Dissed & Dismissed

“Kicking, grabbing, fighting to get out. My only release is when I get smashed. I gotta rid myself of liars and cheaters, and anyone in my way is gonna get bashed!”

Most people I know who listen to hardcore punk have a soft spot for at least one NYHC band. And I don’t mean Urban Waste and Antidote either. I’m talking about bands you lump in to the tough guy mosh category. Usually it’s a guilty pleasure. You hate macho assholes that like to fig
ht a lot, but there’s always that one band that gets to you. While you may not enjoy violence at shows, there’s a part of you that yearns for the days when you felt a sense of danger at a show. This is the void that tough guy hardcore fills, and you like it when you hear a band thinks you’re too much of a pussy to listen to them. For some people, it’s Madball or Sheer Terror. But my main NYHC soft spot is for Breakdown.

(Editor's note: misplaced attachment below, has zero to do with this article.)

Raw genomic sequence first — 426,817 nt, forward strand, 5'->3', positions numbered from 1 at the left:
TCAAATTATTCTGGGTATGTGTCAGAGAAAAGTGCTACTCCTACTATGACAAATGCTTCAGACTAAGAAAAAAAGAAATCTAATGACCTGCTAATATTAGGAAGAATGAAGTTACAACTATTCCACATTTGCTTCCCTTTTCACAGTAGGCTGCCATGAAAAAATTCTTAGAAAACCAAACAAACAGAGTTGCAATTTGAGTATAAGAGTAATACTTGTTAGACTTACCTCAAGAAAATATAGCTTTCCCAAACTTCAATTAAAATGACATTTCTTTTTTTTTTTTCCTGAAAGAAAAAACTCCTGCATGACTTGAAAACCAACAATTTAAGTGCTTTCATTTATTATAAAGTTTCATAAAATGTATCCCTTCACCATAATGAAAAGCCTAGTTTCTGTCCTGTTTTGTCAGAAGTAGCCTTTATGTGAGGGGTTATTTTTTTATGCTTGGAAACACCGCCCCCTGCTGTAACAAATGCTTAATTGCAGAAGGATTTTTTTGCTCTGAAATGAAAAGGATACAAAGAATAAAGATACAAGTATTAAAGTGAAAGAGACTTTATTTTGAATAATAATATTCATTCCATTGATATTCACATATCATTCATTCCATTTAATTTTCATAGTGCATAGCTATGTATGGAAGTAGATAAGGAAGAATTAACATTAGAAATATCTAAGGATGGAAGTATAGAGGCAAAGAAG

“Sometimes everything sucks and you fight all alone. No one’s on your aide, feeling rotten to the bone. Things will change; they always do, wait and see. Just fight for what you know is right. Be who you want to be.”

In Effect was a mid-‘90s NYHC zine that used to pop up in stores and distros around here from time to time. I always enjoyed reading their interviews, even if I wasn’t interested in a lot of the bands they covered. When Breakdown started playing shows again in 1997, In Effect interviewed vocalist Jeff Perlin for issue #10, and that’s where my interest in them began. Breakdown started in 1986 and released a demo a year later that becam
e a huge influence on the NYHC approach. You can thank or blame them for starting that tough guy moshcore thing that exists in some form or another today. Even Hatebreed owes a bit to them and they’re huge now. But the Breakdown demo was more filthy and grimy-sounding than the more polished metal mosh bands, and thus better to me. Like Sheer Terror, Breakdown was the antithesis to straight edge posi-core crap like Youth of Today. A lot of political punks in the New York scene didn’t care for them very much. Apparently, they saw Breakdown as drunken white trash tough guys. They used the word “faggot” in the song “Safe in a Crowd.” Their shows often drew a crowd of crazed urban rednecks from the woodwork that would turn the pit into a war zone and destroy the club.

“Abused, cheated, fooled and betrayed. Now I’m going on a rampage. Sick of shit being thrown in my face. I’m gonna quit being nice.”